Albion Monitor /News

Canada Gold Rush Threatens Native Peoples

by Pratap Chatterjee

Hundreds of prospectors racing to remote north

(IPS) MONTREAL -- Much to the dismay of indigenous residents who survive on hunting and fishing, hundreds of prospectors have raced into two remote northern areas of Canada in the last three months in a frantic search for metals ranging from copper to nickel.

The excitement among small miners as well as major mining conglomerates recalls the famous gold rush in California that began in 1849, the great Australian gold rush in New South Wales and Victoria in 1851, and the Klondike gold rush in Canada's Yukon territories in 1896.

"This is Innu and Inuit land. The companies who come here are parties with the governments in stealing land"

The rules of the game have not changed much from the last century: the first person to stake a claim wins the mineral rights to the property for a modest annual fee.

To be eligible, the prospector must mark off an area that measures 400 meters by 400 meters and drive stakes into each corner. But unlike their predecessors who travelled by stage coach and steamer, today's prospectors arrive by helicopter, communicate with their head offices by radio, and carry video cameras to record their claims.

The first major new rush in Canada began two years ago when the Vancouver-based Diamond Fields Resources announced that it had struck the biggest vein of nickel ever discovered, some 10 kilometers from Voisey's Bay in the eastern province of Labrador.

Some 13,000 claims were staked in the area within a week. Estimates of the value of the Diamond Field's property have been as high as $4.5 billion, bringing international attention to the possibility that fabulous wealth might be stored under the tens of thousands of sq. kms of the temperate and boreal regions of Canada.

And like the gold rush of the Yukon territories that brought diphtheria to the Ta-an Kwach-an and other indigenous peoples, the new rushes are expected to have a serious impact on the local communities.

The Voisey Bay area is an important habitat for many species that the Innu and Inuit hunt for food. It is home to the caribou, wolves, small mammals, and migratory birds, including the endangered harlequin duck.

For this reason,the Innu and the Inuit peoples united to oppose the mine in February 1995 in Labrador and issued an eviction notice to Diamond Fields. A hundred local people then proceeded to block access to the exploration sites, provoking a stand-off with the Royal Canadian Mounted Police.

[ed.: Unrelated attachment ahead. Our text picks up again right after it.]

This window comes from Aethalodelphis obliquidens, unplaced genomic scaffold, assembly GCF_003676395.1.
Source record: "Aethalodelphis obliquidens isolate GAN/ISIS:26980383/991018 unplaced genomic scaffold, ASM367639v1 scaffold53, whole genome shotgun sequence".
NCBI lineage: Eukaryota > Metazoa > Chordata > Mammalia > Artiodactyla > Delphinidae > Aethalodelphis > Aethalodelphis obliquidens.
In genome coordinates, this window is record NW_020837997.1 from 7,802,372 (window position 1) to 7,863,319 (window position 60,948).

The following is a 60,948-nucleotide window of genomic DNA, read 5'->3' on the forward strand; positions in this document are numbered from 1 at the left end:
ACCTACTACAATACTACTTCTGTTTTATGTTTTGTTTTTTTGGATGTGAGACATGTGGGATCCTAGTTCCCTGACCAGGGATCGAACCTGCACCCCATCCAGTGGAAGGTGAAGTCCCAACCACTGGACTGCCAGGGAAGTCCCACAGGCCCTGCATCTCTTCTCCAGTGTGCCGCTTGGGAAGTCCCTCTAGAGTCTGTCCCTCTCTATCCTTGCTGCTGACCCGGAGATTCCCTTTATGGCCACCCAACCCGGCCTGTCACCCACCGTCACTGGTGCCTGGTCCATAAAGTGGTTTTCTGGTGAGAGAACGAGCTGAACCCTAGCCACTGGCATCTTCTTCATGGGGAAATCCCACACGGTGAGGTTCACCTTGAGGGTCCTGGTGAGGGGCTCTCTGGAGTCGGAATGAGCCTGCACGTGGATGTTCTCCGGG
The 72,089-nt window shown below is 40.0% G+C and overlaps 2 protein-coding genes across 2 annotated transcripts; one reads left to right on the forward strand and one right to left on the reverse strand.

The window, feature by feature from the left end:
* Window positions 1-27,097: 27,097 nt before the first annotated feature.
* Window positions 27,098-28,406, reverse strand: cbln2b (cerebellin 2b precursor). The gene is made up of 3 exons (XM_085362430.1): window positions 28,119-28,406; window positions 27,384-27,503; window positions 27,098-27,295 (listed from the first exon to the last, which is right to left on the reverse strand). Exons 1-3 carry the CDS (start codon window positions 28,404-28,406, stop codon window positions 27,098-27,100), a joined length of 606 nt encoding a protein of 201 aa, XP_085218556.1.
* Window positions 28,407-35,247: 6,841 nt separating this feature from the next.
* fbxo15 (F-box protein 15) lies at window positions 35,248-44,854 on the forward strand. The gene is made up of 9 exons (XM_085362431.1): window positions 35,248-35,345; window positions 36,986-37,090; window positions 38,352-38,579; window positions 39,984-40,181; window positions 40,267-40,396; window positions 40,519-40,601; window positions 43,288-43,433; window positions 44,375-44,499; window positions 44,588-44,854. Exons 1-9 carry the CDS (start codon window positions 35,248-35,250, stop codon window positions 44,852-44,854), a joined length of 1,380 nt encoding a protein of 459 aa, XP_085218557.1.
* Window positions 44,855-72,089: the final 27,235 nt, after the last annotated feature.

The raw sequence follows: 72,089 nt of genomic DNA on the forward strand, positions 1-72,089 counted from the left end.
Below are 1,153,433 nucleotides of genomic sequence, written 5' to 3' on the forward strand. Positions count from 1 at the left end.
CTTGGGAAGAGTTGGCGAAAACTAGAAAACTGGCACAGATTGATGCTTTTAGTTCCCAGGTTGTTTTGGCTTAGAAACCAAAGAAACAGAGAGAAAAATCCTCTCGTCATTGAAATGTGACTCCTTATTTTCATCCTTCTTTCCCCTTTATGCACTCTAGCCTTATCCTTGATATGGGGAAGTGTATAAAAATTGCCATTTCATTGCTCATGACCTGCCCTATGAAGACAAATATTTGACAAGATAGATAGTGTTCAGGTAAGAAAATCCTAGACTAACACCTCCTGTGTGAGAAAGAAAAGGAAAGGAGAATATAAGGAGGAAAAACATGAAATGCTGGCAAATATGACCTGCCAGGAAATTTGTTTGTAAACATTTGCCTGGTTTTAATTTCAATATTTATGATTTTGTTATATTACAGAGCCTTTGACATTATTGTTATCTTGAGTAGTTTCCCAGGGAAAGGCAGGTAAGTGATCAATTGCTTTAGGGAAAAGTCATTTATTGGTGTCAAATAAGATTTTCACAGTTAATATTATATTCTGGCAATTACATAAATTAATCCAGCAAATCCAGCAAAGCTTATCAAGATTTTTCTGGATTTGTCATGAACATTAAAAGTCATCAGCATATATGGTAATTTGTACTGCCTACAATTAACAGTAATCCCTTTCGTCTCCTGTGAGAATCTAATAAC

"This is Innu and Inuit land," Tshenish Pasteen, an Innu elder, wrote recently. "The companies who come here are parties with the governments in stealing land."

"The Innu have used the area for countless generations. It has always been an important travel route, and the drilling sites and exploration camp is located in the same vicinity as historic Innu camps and burial sites," he added.

The two tribes are now pressing for an environmental review which they hope will help block the mining.

Many major mining companies have staked claims

The second rush by miners began at precisely nine in the morning of Sep. 17 this year, when prospectors in helicopters, all- terrain vehicles, pickup trucks, and on foot entered a 5,900-sq.- km area of the red and white pine forests of Temagami, Ontario some 400 kms north of Toronto.

The Ontario department of mines brought in provincial police for 24 hours to monitor a first-come-first-served staking rush. One company -- Royal Oak Mines from the United States -- even recruited high-school track sprinters from a nearby town to distribute claims to ensure that they could grab as much land as possible.

Environmental groups in Ontario are mounting protests to prevent the development.

A third rush was sparked off by geologist Serge Perreault who noticed a "rust-colored stain in the ground" when flying over northern Quebec by helicopter.

On August 28, the "stain" was reported to be a vein of nickel, copper, and cobalt. The government imposed an immediate freeze on mining claims.

When the freeze was lifted October 9, hundreds of prospectors flooded the wet, spongy bogland, travelling by helicopter from Lac Bigot some 15 kms away. Some 6,000 claims have been staked in the 800 sq-km area so far.

Many major mining companies, including Inco, Falconbridge, and Noranda of Canada, and Western Mining of Australia have staked claims in the area.

Inco, which now controls the Voisey Bay nickel deposit, brought half-a-dozen helicopters to do aerial surveys from a base camp at Lake Nipisso, five kms from the discovery site.

"This is all like a scene out of a movie," said Perreault. "If this had happened before Voisey's Bay, it would not have had the same impact."

In Quebec, Philomene and George McKenzie, a mother and son from the indigenous Innu community of Sept-Isles, say they will ask the Canadian supreme court to ban prospectors from digging for copper and nickel on their ancestral land.

Indigenous communities in some parts of the province recently agreed to sit down and work out a deal with mining companies. The Cree and Inuit have already struck an agreement with Falconbridge over mining at Ragland in northern Quebec.

The same is true of some of the Dene peoples of Canada's Northwest Territories who have agreed to allow a Canadian subsidiary of Australia's Broken Hill Proprietary (BHP) to mine for diamonds in Lac de Gras, 300 kms northeast of Yellowknife.

But other Dene peoples have opposed the Lac de Gras mine. Dene Chief Darrell Beaulieu of Yellowknife says that government has refused to recognize their land rights.

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Albion Monitor November 10, 1996 (

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